Featuring: Scott Budinger, MD
An age-related accumulation of a signaling molecule may be one culprit behind older adults’ vulnerability to viral pneumonias, according to a Northwestern Medicine study published in the Journal of Clinical Investigation.
The molecule, called hyaluronan, caused macrophages in the lung to become “older,” decreasing the immune cells’ proliferation in response to infection. Lowering levels of hyaluronan could reverse this phenomenon and merits more study, according to Scott Budinger, MD, the Ernest S. Bazley Professor of Airway Diseases, chief of Pulmonary and Critical Care in the Department of Medicine and co-senior author of the study.
“If you want to make an older macrophage young again, you’re not going to do it by just targeting the macrophage,” said Budinger, who is also a professor of Cell and Developmental Biology. “You’re going to have to actually target the fundamental processes that are making the lung old.”
Macrophages are among the first lines of defense against viral infections in the lung, including influenza and SARS-CoV-2, the virus that causes COVID-19. These cells cling to the walls of the lung, sampling the air and attacking foreign substances or recruiting other immune cells to the site.
Macrophages are self-replenishing, but as organisms age, their macrophages lose this regenerative ability, resulting in fewer immune cells overall and a diminished capacity to fight infections. Previous studies have shown that older mice have fewer macrophages, but the precise reason for this age-related decrease in macrophages remained unknown.
One theory involved a change in where the macrophages originated, but Budinger and his colleagues found that regardless of whether the macrophages originated from the bone marrow or not, they all suffered the same aging process that limited their effectiveness. Likewise, inserting “young” macrophages to an older lung caused those cells to lose effectiveness, whereas transferring “old” macrophages to a younger lung revitalized them.
“It’s all about the environment,” Budinger said. “It’s the old lung that makes the macrophages dysfunctional.”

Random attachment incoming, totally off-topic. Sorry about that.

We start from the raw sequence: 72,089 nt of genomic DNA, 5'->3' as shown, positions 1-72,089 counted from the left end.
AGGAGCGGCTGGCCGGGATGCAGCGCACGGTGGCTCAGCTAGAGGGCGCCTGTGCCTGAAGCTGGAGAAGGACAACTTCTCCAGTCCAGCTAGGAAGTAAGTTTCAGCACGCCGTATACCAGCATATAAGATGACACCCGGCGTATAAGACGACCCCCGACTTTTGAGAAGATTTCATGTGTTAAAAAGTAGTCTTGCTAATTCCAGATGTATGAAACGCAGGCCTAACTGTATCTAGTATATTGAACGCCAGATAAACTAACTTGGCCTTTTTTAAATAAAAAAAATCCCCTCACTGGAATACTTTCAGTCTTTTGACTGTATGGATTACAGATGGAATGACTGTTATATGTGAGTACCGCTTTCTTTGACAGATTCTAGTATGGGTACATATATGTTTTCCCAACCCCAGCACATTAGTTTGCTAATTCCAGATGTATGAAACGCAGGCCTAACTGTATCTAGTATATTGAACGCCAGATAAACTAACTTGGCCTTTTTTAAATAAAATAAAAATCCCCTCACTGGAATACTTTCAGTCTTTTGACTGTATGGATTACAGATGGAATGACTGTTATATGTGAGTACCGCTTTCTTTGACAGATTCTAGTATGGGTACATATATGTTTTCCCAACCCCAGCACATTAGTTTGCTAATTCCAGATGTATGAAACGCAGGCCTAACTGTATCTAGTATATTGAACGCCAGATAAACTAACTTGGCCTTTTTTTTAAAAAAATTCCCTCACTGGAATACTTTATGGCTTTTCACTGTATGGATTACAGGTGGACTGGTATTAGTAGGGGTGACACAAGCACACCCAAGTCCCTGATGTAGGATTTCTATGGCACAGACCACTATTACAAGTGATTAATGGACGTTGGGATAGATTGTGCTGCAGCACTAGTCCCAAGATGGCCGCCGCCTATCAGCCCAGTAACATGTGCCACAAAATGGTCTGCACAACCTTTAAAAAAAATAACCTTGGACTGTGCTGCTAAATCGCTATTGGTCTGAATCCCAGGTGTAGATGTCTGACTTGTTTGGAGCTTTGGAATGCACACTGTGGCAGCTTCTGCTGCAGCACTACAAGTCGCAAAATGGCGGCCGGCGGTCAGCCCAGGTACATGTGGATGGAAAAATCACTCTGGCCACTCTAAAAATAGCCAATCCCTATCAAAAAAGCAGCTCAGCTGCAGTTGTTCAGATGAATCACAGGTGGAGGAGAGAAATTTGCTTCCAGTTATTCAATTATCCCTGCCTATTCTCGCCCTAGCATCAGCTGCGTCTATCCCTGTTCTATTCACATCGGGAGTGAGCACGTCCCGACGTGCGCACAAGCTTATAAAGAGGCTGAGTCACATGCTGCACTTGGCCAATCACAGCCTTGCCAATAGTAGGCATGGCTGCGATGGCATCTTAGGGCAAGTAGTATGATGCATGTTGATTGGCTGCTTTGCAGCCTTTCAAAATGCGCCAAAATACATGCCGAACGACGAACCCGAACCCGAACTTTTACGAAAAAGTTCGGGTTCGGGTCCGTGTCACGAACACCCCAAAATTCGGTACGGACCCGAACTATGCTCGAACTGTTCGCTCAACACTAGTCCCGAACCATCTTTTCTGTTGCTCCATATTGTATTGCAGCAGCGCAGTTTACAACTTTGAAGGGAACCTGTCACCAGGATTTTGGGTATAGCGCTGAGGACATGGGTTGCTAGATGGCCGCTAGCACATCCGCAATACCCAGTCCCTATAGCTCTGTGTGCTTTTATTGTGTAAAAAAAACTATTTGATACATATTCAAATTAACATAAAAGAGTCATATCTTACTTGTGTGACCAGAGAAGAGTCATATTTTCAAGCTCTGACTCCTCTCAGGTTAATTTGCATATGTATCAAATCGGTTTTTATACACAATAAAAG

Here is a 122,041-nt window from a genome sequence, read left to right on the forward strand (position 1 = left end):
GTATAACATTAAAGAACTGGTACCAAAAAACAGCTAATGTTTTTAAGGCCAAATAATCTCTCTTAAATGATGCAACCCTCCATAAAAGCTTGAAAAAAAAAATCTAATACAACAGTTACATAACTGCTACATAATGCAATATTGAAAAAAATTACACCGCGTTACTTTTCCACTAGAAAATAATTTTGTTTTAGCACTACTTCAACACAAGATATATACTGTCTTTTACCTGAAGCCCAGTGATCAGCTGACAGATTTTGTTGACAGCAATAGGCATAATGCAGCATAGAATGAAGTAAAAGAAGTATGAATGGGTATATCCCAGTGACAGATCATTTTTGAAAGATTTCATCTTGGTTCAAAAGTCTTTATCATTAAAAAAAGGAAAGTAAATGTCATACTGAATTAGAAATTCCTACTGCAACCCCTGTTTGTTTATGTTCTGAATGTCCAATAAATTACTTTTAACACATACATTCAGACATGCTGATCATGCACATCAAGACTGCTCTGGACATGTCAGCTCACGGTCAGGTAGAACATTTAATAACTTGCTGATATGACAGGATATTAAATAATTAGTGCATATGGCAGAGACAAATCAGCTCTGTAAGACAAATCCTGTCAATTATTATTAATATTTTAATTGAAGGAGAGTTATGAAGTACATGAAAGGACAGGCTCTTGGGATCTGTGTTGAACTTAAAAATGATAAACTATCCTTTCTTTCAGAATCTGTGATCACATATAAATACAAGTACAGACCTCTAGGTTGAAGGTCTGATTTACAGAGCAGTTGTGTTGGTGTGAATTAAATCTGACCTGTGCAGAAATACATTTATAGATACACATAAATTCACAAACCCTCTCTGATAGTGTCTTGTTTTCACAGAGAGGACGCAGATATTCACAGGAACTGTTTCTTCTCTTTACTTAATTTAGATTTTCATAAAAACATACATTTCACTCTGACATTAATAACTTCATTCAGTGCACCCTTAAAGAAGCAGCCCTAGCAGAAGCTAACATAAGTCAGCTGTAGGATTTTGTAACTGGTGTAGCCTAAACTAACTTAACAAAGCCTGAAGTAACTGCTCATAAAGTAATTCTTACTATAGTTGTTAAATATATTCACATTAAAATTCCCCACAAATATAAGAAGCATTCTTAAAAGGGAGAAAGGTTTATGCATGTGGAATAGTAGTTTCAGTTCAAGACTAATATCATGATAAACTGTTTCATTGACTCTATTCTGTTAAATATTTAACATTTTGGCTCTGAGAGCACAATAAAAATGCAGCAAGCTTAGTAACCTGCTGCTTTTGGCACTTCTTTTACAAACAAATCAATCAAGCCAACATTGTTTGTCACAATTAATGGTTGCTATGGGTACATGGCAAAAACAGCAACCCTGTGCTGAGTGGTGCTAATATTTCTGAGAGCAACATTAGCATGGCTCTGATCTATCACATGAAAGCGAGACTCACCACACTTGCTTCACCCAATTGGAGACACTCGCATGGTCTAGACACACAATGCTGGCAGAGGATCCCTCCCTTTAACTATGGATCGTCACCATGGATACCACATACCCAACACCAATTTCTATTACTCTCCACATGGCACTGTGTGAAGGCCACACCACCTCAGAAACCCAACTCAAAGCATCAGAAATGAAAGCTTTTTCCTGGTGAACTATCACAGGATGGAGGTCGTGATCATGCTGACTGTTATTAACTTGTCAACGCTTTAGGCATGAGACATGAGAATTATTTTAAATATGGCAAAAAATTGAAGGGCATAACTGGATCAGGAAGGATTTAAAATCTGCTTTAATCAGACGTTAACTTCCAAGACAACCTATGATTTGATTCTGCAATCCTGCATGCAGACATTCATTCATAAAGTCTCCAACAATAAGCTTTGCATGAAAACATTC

Analyzing the thin layer of fluid on the surface of lung tissue in which the macrophages reside, the investigators detected a remarkable increase in hyaluronan, a signaling molecule whose precise function is still unknown. When large amounts of hyaluronan were applied to macrophages in test environments, it inhibited proliferation.
“I think it’s safe to say that this is probably one mechanism that makes old people more susceptible to viral pneumonias, including COVID-19,” Budinger said.
These findings align with results from recent clinical trials that showed benefits to lowering hyaluronan or increasing macrophage proliferation in older animals with viral lung infections, Budinger said, and he plans to conduct future experiments to learn more about this mechanism and how it might be exploited for therapeutic purposes.
Alexander Misharin, MD, PhD, assistant professor of Medicine in the Division of Pulmonary and Critical Care, was co-senior author of the study.
Co-authors of the study include Cara Gottardi, PhD, associate professor of Medicine in the Division of Pulmonary and Critical Care and director of the Walter S. and Lucienne Driskill Graduate Program in Life Sciences (DGP); Karen Ridge, PhD, professor of Medicine in the Division of Pulmonary and Critical Care and of Cell and Developmental Biology; Navdeep Chandel, PhD, the David W. Cugell, MD, Professor of Medicine in the Division of Pulmonary and Critical Care and a professor of Biochemistry and Molecular Genetics; Jacob Sznajder, MD, the Ernest S. Bazley Professor of Asthma and Related Disorders, professor of Medicine in the Division of Pulmonary and Critical Care and of Cell and Molecular Biology; and Benjamin Singer, ’07 MD, ’10 GME, assistant professor of Medicine in the Division of Pulmonary and Critical Care and of Biochemistry and Molecular Genetics.
Budinger, Gottardi, Chandel and Misharin are members of the Robert H. Lurie Comprehensive Cancer Center of Northwestern University.
This study was supported by National Institutes of Health grants U19AI135964, P01AG049665, R01HL147575, P01HL071643 and R01HL154686, and Department of Veterans Affairs grant I01CX001777.
This article was originally published in the Feinberg School of Medicine News Center on March 16, 2021 .
Scott Budinger, MD, the Ernest S. Bazley Professor of Airway Diseases, chief of Pulmonary and Critical Care in the Department of Medicine and a professor of Cell and Developmental Biology, was co-senior author of the study published in the Journal of Clinical Investigation.
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